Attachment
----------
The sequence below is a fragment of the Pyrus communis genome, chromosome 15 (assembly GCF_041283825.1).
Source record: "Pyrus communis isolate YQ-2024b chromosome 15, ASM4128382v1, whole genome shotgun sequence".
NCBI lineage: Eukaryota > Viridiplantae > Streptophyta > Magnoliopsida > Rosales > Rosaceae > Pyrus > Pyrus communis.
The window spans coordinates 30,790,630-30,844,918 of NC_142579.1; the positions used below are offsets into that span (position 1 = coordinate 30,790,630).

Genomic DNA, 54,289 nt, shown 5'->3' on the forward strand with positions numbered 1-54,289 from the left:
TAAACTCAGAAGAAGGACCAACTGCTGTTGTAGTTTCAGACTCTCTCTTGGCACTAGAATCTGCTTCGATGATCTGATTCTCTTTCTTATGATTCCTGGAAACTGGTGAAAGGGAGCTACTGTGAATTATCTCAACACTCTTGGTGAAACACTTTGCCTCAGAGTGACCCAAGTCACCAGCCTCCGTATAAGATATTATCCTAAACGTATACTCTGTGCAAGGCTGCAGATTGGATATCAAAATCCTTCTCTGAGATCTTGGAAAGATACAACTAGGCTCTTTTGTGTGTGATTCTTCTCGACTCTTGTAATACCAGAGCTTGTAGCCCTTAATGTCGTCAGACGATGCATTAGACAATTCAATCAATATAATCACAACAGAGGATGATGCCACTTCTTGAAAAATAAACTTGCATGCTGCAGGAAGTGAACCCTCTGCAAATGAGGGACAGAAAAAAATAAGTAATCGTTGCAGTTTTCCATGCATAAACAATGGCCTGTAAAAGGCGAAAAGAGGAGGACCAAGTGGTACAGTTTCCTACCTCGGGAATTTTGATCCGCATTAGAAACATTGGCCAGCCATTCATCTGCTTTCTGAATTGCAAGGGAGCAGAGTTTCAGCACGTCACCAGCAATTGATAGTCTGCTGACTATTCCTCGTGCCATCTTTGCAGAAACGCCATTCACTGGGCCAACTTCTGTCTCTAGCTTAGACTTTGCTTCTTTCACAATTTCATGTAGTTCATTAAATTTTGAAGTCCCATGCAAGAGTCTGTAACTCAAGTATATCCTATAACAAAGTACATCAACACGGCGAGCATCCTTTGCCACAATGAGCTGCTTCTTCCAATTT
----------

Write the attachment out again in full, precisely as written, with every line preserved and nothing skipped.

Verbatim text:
The sequence below is a fragment of the Pyrus communis genome, chromosome 15 (assembly GCF_041283825.1).
Source record: "Pyrus communis isolate YQ-2024b chromosome 15, ASM4128382v1, whole genome shotgun sequence".
NCBI lineage: Eukaryota > Viridiplantae > Streptophyta > Magnoliopsida > Rosales > Rosaceae > Pyrus > Pyrus communis.
The window spans coordinates 30,790,630-30,844,918 of NC_142579.1; the positions used below are offsets into that span (position 1 = coordinate 30,790,630).

Genomic DNA, 54,289 nt, shown 5'->3' on the forward strand with positions numbered 1-54,289 from the left:
TAAACTCAGAAGAAGGACCAACTGCTGTTGTAGTTTCAGACTCTCTCTTGGCACTAGAATCTGCTTCGATGATCTGATTCTCTTTCTTATGATTCCTGGAAACTGGTGAAAGGGAGCTACTGTGAATTATCTCAACACTCTTGGTGAAACACTTTGCCTCAGAGTGACCCAAGTCACCAGCCTCCGTATAAGATATTATCCTAAACGTATACTCTGTGCAAGGCTGCAGATTGGATATCAAAATCCTTCTCTGAGATCTTGGAAAGATACAACTAGGCTCTTTTGTGTGTGATTCTTCTCGACTCTTGTAATACCAGAGCTTGTAGCCCTTAATGTCGTCAGACGATGCATTAGACAATTCAATCAATATAATCACAACAGAGGATGATGCCACTTCTTGAAAAATAAACTTGCATGCTGCAGGAAGTGAACCCTCTGCAAATGAGGGACAGAAAAAAATAAGTAATCGTTGCAGTTTTCCATGCATAAACAATGGCCTGTAAAAGGCGAAAAGAGGAGGACCAAGTGGTACAGTTTCCTACCTCGGGAATTTTGATCCGCATTAGAAACATTGGCCAGCCATTCATCTGCTTTCTGAATTGCAAGGGAGCAGAGTTTCAGCACGTCACCAGCAATTGATAGTCTGCTGACTATTCCTCGTGCCATCTTTGCAGAAACGCCATTCACTGGGCCAACTTCTGTCTCTAGCTTAGACTTTGCTTCTTTCACAATTTCATGTAGTTCATTAAATTTTGAAGTCCCATGCAAGAGTCTGTAACTCAAGTATATCCTATAACAAAGTACATCAACACGGCGAGCATCCTTTGCCACAATGAGCTGCTTCTTCCAATTT